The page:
Food Insecurity in Iowa

Iowa Press | Episode
Dec 16, 2022 | 27 min

On this edition of Iowa Press, guests Michelle Book, president and CEO of the Food Bank of Iowa, and Kim Guardado, food reservoir director for Hawkeye Area Community Action Program in Hiawatha discuss food insecurity in Iowa.

Joining moderator Kay Henderson at the Iowa Press table are Clay Masters, lead political reporter and host for Iowa Public Radio, and Erin Murphy, Des Moines bureau chief for The Gazette.

Program support provided by: Associated General Contractors of Iowa, Iowa Bankers Association and FUELIowa.

[ RECORDED: December 9, 2022 ]


Many Iowans are struggling to

put food on the table this holiday season.

We'll talk about food insecurity

and the nonprofit organizations providing help.

On this edition of Iowa Press.

Funding for Iowa Press was provided by Friends,

the Iowa PBS Foundation,

the Associated General Contractors of Iowa,

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This is the Friday, December

Here is Kay Henderson.

In the breadbasket of the world,

there are still people who are, quote unquote, food insecure.

We're going to talk about that

today on this edition of Iowa Press.

Our guests are Michelle Book.

She is the president and CEO of the Food Bank of Iowa.

It serves 55 of Iowa's 99 counties.

And joining us today is Kim Guardado.

She is the Food Reservoir director

that's essentially kind of a food bank director

for the Hawkeye area Community Action Program in Hiawatha.

And her organization serves seven counties for the folks

who are food insecure in that area.

Thanks to both of you for joining us.

It's a pleasure to be here. Thank you.

Also joining this conversation, Clay Masters of Iowa

Public Radio and Aaron Murphy of the Gazette in Cedar Rapids.

So we wanted to start by just kind of

getting the lay of the land.

What is the current need out there?

What are

how do things

look right now as far as food insecurity in Iowa?

Michelle Book, but we'll start with you.

What are you seeing right now as we enter this holiday season?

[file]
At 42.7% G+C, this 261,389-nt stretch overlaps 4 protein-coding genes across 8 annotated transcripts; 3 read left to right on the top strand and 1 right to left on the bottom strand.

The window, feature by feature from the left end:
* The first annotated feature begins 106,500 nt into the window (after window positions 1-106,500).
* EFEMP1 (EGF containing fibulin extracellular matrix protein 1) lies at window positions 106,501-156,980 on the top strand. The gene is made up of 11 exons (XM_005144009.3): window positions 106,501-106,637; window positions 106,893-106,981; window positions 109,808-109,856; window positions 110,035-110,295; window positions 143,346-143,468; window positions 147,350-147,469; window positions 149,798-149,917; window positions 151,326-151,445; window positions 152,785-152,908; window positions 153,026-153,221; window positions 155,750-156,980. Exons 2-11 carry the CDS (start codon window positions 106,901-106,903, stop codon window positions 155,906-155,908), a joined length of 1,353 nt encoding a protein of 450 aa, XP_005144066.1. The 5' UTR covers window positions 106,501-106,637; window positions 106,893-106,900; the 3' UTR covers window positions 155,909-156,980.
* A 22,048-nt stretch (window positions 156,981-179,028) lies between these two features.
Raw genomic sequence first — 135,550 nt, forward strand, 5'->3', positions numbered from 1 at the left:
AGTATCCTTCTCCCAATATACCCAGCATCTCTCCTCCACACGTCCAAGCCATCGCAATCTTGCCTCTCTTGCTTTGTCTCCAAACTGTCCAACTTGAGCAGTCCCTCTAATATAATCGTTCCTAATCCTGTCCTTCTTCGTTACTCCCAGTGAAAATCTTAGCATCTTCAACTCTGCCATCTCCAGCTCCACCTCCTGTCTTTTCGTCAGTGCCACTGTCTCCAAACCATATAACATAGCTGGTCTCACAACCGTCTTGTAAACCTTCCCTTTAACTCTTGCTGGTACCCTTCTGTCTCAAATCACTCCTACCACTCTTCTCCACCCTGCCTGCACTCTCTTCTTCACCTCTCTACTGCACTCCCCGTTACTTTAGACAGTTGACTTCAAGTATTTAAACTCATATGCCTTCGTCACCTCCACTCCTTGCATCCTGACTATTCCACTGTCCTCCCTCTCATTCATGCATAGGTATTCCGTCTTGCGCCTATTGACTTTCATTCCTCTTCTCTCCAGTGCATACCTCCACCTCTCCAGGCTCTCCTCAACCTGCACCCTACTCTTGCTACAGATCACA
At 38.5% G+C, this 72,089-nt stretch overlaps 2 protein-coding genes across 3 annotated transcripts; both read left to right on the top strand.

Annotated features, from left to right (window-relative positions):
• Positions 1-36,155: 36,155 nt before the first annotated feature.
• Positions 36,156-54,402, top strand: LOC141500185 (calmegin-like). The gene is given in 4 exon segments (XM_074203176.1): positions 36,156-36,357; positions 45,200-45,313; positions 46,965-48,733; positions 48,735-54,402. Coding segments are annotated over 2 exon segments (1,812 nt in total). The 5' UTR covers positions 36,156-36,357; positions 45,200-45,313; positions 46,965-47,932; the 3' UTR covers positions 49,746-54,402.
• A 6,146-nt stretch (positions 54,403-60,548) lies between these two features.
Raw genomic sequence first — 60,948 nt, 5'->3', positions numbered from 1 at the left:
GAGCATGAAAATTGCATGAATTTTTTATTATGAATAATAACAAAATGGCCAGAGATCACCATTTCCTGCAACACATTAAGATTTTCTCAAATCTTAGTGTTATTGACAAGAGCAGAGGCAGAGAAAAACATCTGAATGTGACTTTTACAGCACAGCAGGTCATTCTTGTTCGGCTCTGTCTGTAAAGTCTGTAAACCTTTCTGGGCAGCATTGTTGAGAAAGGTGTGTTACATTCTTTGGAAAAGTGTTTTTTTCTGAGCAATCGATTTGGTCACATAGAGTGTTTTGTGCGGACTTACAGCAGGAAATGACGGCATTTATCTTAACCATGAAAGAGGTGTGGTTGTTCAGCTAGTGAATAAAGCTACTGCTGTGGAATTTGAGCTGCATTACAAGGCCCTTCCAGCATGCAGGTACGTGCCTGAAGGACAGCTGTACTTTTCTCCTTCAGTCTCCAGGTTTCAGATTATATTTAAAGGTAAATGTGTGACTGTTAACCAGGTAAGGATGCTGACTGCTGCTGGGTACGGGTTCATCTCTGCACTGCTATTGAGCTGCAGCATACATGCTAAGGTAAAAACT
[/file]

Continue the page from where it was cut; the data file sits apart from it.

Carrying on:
How great is the need out there?

Well, the need flatlined, I believe over

the course of COVID, we saw flattening of the need,

an initial ramp up that flattened out.

Things seem to be calming down.

And then April 1st came SNAP.

Benefits decreased again, need doubled, tripled.

And in some parts of our states, we saw quadrupling of the need

where pantries are reporting that they're seeing

many more families with children and many people on fixed

income as before that April 1st snap change.

Kiim, how about in eastern Iowa.

There is.

Are you seeing something similar?

I would say yes.

Most of our partners are telling us that

right now

we're seeing about a 40% increase

over what we had seen previously.

Definitely families that have never accessed

this kind of food service before and families that have just

faced all kinds of increased challenges

that they've never had to access these kind of resources.

We've learned that or been told that food insecurity

can be a precursor

to other issues as well, including homelessness,

which has been on the rise in some Iowa communities.

I know it is in Cedar Rapids, for example.

Kim is that your experience as well?

Is that a warning sign

to even more issues that could come later?

I think food is one of those things that everybody needs.

So we want to provide

those resources to as many people as possible.

And when you have one need in an area, often

those needs are met with other challenges, like homelessness or

health care issues.

All of those things kind of go together.

So, you know, really

we just want to support families where they're at and help them

sort of the easiest thing we can provide for people.

Michelle, same question to you is, do you see that same thing?

Food insecurity and poverty go hand in hand.

And as and in that equation

is access to affordable housing, daycare, daycare that families

can't afford, health care and mental health care.

All of those come together.

They're all in one big basket.

But at the end of the day,

the thing that people seem to not be able to budget

for is food. So they'll pay their rent.

They've got to make the car payment.

They've got to take care of their kids health care costs.

At the end of the day, there's just not enough left for food.